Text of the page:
J: So Leanpub was highly recommended by a colleague of mine, a guy named Chis Hartjes, the Grumpy Programmer. He had published once through a traditional publisher, and then again through Leanpub — and had nothing but praises to sing for Leanpub. A joke that I have made, and I think he’s heard this before is that, I figured if Chris Hartjes could write a book on Leanpub, then by God so could I. And so that’s how I’d come to Leanpub in the first place.
E: Okay thanks. If you have more to say, please go ahead.
J: No, no if you’ve got more specific questions, I can answer them.
E: Sure, I actually do have a couple. But before I get a little technical, I would like to ask what your opinion is about the book market and how it’s evolving now? Maybe even specifically the computer book market. Do you see more authors doing what you and Chris chose to do, to self-publish programming books? And are there market- and technology-based reasons for doing that? Or is it something with the publishing industry itself that’s driving those choices?
J: I’m going to take the easy way out and say there’s a series of different concerns all playing back and forth with each other on that one. One of the things that people in general like, is to feel like they have been chosen. So when a publisher comes to you and says, “We have seen you, we like you, we want you to publish a book with us,” it has that aspect of feeling like you’ve been chosen by someone else. It makes you feel good about yourself. So that right there is a very powerful driver that favours the traditional market. Because you get that sense of other people having recognized you. It’s a status symbol if nothing else. So that’s one driver in favour of traditional publishing.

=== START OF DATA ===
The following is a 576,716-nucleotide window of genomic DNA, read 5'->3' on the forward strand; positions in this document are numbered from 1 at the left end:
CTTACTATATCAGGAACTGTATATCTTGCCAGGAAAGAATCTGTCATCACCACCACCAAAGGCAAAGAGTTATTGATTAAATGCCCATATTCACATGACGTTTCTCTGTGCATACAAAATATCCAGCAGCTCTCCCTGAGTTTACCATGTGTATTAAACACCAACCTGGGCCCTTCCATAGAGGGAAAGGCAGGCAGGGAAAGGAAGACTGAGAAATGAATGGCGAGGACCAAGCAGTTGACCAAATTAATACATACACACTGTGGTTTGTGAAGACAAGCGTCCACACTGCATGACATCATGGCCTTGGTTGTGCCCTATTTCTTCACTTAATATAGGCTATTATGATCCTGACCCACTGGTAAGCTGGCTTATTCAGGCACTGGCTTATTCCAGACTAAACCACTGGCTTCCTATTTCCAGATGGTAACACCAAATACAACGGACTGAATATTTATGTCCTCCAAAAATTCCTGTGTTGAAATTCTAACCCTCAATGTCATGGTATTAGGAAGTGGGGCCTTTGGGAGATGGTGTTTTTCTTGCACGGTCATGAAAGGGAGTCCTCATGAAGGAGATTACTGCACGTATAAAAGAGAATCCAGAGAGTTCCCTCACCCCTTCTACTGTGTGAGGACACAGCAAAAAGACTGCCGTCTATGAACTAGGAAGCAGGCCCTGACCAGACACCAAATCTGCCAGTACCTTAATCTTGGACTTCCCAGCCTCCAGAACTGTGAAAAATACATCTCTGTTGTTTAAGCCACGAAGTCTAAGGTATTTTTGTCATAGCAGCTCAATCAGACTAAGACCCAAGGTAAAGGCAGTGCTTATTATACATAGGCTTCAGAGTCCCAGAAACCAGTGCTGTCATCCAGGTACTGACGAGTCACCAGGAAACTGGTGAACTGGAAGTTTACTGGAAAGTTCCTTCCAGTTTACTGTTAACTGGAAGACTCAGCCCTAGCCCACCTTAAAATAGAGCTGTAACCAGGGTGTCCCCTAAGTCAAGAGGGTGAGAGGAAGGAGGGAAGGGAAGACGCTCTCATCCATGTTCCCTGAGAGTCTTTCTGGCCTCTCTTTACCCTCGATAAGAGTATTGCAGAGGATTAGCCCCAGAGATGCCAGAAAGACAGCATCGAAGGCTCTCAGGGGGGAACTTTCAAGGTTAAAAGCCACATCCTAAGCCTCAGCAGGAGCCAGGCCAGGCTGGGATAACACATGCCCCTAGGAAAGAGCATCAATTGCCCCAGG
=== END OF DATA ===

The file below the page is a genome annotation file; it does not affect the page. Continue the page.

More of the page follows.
The primary driver that I see in favour of individual publishing or self-publishing is that you get to keep more money. And frankly I am a cheap little man, with a mercenary heart, and I like that idea. It also means that I get to be in control of — for good or bad, in control of everything about the process. I get to choose the art, I get to choose the font. I get to choose everything about the book. I get to choose the process for writing. I get to choose in all but the broadest general sense how it’s going to be published. So for people who have very — I’m not going to call them people who are control freaks, I’m going to call them people who are control enthusiasts — for the control enthusiast, self-publishing is a wonderful, wonderful thing.